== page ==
Some authors have illustrated that despite the occurrence of the dengue viral infection in pregnant women, there are no indications of intra-uterus infection, congenital disease or severe dengue events during the neonatal period and during the first year of life [7,8]. However, in the last 10 years there have been reports of vertical transmission with severe consequences to both the fetus and the newborn.
Tan et al.  in a study of prospective cohort, described the vertical transmission incidence rate as 1,6%. Vertical transmission reports describe the following findings in the newborn: tachypnea, feeding intolerance and hypoglycemia associated to fever, petechie, hepatomegaly, thrombocytopenia [10,11], skin rash , pleural effusion , prematurity and hemorrhagic complications leading to the dengue-shock syndrome [3-5,14].
During the summer of 2002, Rio de Janeiro had a large epidemic of dengue fever; 288,245 cases were reported . This explosive epidemic of DENV-3 was the most severe dengue epidemic reported in Brazil . In this manuscript, we describe 13 serology confirmed cases of dengue in pregnant women, together with the fetal consequences in the maternity ward of a general tertiary hospital.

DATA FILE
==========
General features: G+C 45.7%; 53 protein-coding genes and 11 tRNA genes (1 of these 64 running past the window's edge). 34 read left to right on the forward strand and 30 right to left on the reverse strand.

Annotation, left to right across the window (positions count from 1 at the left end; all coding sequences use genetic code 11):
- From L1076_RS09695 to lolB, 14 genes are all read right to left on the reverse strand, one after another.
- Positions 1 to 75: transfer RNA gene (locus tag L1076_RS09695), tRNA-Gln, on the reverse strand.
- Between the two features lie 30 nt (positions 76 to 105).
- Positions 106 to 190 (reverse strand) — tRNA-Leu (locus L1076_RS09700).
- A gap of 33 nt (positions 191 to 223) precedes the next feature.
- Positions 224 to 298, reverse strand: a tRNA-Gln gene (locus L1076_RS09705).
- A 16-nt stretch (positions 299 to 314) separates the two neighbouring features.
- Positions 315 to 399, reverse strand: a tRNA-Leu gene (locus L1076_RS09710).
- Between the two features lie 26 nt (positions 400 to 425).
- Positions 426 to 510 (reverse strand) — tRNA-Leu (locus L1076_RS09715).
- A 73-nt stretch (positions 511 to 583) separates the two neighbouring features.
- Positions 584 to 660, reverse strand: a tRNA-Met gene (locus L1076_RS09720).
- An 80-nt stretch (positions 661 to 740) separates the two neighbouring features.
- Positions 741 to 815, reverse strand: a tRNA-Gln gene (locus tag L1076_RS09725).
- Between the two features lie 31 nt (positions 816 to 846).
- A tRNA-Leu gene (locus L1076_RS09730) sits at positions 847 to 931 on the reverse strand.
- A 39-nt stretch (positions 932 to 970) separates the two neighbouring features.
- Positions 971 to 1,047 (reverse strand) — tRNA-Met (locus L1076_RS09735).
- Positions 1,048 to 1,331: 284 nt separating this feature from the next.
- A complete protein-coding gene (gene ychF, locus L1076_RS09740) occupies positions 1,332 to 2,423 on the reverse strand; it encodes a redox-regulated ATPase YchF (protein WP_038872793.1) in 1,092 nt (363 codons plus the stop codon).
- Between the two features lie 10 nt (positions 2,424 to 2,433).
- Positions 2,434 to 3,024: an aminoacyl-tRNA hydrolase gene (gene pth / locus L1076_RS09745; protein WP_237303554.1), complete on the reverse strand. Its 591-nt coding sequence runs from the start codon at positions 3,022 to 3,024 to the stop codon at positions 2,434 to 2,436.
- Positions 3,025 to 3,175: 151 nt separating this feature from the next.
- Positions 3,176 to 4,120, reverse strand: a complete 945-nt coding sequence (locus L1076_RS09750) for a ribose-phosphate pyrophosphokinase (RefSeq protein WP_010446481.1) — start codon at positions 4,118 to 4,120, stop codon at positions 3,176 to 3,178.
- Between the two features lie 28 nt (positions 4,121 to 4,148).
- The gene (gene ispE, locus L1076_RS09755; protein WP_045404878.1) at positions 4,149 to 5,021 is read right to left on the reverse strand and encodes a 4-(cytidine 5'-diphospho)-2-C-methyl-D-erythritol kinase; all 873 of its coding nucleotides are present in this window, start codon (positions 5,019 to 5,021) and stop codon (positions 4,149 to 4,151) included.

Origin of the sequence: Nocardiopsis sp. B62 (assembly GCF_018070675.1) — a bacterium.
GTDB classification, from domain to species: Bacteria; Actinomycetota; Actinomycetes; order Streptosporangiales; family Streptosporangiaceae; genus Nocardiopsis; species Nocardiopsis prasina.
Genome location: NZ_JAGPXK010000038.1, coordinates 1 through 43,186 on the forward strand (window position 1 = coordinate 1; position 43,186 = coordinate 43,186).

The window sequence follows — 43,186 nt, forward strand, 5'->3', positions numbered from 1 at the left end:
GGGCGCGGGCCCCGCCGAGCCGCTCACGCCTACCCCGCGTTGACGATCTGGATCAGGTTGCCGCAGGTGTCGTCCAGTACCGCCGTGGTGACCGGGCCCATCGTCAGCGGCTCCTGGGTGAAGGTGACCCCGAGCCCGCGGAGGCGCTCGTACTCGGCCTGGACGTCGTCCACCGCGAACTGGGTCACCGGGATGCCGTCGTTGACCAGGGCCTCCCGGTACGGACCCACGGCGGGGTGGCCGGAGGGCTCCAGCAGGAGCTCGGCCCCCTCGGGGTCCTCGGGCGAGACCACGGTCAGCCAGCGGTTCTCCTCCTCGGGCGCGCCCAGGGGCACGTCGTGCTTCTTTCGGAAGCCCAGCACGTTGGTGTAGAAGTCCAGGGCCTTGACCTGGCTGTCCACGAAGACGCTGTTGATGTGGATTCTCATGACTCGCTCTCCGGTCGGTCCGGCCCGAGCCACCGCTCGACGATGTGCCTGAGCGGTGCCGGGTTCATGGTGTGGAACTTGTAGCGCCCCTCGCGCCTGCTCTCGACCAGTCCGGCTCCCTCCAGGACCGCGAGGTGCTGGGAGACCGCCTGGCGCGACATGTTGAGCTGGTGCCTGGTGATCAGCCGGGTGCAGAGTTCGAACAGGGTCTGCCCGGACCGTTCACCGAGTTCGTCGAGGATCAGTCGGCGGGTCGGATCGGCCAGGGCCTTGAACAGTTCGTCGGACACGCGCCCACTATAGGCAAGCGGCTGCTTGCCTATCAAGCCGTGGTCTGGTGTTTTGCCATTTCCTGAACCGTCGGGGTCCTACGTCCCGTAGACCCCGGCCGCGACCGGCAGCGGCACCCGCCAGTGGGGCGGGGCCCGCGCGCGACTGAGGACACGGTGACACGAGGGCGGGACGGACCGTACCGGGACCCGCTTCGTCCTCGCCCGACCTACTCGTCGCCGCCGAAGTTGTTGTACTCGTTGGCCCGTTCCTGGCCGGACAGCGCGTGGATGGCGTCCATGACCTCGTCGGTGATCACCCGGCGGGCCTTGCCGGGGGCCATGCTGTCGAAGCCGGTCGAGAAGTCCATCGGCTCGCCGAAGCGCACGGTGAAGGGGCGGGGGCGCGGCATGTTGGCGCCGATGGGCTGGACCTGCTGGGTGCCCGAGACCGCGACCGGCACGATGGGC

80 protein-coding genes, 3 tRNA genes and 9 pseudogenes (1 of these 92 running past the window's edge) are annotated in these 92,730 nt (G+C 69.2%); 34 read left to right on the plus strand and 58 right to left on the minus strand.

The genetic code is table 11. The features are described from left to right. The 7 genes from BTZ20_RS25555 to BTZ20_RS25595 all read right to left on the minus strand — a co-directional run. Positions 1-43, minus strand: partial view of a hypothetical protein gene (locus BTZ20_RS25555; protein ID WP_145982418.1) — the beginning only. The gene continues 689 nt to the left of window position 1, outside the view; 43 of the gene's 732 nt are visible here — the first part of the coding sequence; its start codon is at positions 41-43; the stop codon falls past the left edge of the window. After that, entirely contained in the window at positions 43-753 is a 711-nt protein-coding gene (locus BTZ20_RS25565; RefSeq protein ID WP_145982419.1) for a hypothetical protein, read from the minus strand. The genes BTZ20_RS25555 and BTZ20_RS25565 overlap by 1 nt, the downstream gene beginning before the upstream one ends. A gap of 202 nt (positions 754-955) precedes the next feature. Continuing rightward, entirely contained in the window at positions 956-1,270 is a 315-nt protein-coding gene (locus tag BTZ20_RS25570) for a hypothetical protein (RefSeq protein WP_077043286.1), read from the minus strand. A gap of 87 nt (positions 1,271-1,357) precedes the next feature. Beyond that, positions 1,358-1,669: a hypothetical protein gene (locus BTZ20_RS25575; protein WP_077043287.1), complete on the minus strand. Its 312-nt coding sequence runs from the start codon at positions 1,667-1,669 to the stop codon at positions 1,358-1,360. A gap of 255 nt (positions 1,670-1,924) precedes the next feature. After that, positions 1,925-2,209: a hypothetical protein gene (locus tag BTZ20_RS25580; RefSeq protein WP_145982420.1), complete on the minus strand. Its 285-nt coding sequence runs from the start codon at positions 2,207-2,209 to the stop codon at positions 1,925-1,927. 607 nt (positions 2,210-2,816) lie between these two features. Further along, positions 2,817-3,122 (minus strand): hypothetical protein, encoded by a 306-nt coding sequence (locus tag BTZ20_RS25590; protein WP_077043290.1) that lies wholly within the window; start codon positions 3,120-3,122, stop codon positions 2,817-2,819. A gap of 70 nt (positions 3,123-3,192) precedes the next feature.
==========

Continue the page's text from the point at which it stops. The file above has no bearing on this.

MATERIALS AND METHODS
This is a descriptive study from the tertiary hospital Azevedo Lima maternity ward, in the City of Niteroi, Rio de Janeiro, with a capacity for about 3.000 births/year.
Source of data and patients: Dengue/DHF is a disease reported by a surveillance program tem. The review of the Data Base included the cases from January 1st to December 30th, 2002, for pregnant women with suspected dengue fever. We adopted the WHO classification and case definitions to classify the patients for DF, DHF or DSS.
Screening of cases: All laboratory-confirmed cases during the period were included. We collected the demographic data from each patient and recorded the maternal and fetal progress as well as the outcome from both. The evaluation involved the time lapse from symptom onset to birth date, pregnancy age on the first day of the disease, clinical findings, delivery type, pleural effusion, platelet et <100.000 and increased liver enzymes, whenever present (Table 1). Pregnancy age at the time of the birth, newborn weight, clinical findings during the first week of life and newborn outcome are displayed in Table 2. Three placentas were analyzed.